by Pete Mazzaccaro We learned last week that The Wyndmoor Supply Company, 907 E. Willow Grove Ave. in Wyndmoor, will soon be closing. The company, which is going out of business after more than 20 …
by Pete Mazzaccaro
We learned last week that The Wyndmoor Supply Company, 907 E. Willow Grove Ave. in Wyndmoor, will soon be closing. The company, which is going out of business after more than 20 years at that location, will be a pretty big loss in Wyndmoor and in the nearby neighborhoods of Chestnut Hill and Cheltenham. Yes, we have one of the best hardware stores on the planet in Kilian’s (I’ll get back to them soon), but it’s always nice to have options.
Neighborhood hardware stores are perhaps one of the most important and probably most overlooked amenities. For anyone who owns a home, having a hardware store in walking distance – for that screwdriver you suddenly need, or a box of nails – is a great thing to have. When that store suddenly closes, you notice.
Glenside Hardware, which occupied a spacious corner building at 127 S. Easton Road, was just such a place. A perfect spot for painting supplies, tools, etc, its closure last summer has left a significant void in the neighborhood. The Home Depot in Cheltenham, a purgatory of long lines and little help, is no substitute.
Now, in our corner of the city’s suburbs, Kilian’s, Holod’s of Lafayette Hill and Oreland Hardware are the only neighborhood options left. Why would hardware stores close up?
Local hardware stores have been suffering for at least the last 15 years as competition from big box chains like Lowes and Home Depot have taken a lot of their business. In the last 10 years or so, co-op arrangements with national brands like Ace and True Value have helped neighborhood shops stay competitive with the big box stores.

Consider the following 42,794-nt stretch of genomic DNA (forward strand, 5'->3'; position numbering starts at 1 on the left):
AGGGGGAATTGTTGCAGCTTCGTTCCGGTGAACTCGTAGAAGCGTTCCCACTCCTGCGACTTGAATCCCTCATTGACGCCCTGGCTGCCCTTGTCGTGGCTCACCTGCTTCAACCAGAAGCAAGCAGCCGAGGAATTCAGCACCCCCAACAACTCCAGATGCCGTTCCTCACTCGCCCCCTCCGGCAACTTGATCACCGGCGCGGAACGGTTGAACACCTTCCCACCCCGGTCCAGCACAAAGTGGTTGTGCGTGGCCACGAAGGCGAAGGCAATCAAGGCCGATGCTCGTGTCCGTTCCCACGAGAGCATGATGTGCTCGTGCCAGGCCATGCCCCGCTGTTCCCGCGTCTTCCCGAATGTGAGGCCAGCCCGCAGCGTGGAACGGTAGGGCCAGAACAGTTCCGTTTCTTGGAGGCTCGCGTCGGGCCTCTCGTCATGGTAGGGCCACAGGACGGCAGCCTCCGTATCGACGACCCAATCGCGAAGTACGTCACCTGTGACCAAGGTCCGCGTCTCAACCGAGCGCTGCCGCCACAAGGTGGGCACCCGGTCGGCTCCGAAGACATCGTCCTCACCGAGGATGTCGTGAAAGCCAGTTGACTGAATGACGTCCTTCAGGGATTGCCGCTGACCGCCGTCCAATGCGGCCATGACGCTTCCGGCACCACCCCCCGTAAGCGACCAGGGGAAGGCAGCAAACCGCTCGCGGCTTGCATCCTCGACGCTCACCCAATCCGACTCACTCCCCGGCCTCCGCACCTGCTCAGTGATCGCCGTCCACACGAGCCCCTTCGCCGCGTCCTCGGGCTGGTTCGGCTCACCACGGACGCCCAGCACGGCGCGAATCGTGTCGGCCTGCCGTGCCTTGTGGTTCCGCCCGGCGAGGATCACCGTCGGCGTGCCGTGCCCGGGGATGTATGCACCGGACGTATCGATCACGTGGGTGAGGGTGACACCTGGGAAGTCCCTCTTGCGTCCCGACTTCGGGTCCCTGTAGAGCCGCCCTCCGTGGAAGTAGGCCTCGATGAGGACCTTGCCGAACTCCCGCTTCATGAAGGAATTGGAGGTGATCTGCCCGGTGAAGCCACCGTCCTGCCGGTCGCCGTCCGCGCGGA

But now even the big box stores are being challenged by the ubiquity and ease of Amazon, which can ship anything anywhere for less than any other option. And they’ll ship it to you for free in two days or less. Amazon has hurt retail everywhere and of every size. I often wonder how anyone can compete with a company that offers what they do, and can afford to do so even at perpetual loss.
Local shops still have something to offer. I was recently reminded of this a month ago. I had bought a replacement valve for a water pipe in my basement. Half way through the job, one of the compression ferrules – a small ring that slides over the pipe and allows one to seal a pipe to the valve with a hard turn of a nut instead of solder and a blowtorch – was bent. It would not slip over the pipe. If I couldn’t get another ferrule, I’d have to buy another valve.
I sped to Kilian’s to make sure I was there before its 3 p.m. Sunday closing. I held up the bent ferrule to a young man behind the counter. Within five minutes I was walking out of Kilian’s with two replacements (an extra just in case) that I had paid about 20 cents for.
If we lose our independent hardware stores, we’re in for more than just inconvenience – the level of service and expertise and options cannot be replaced. Could you buy a single ferrule in Lowes or Home Depot? No you couldn’t. And if you could, good luck finding anyone to help you find it on those cluttered shelves.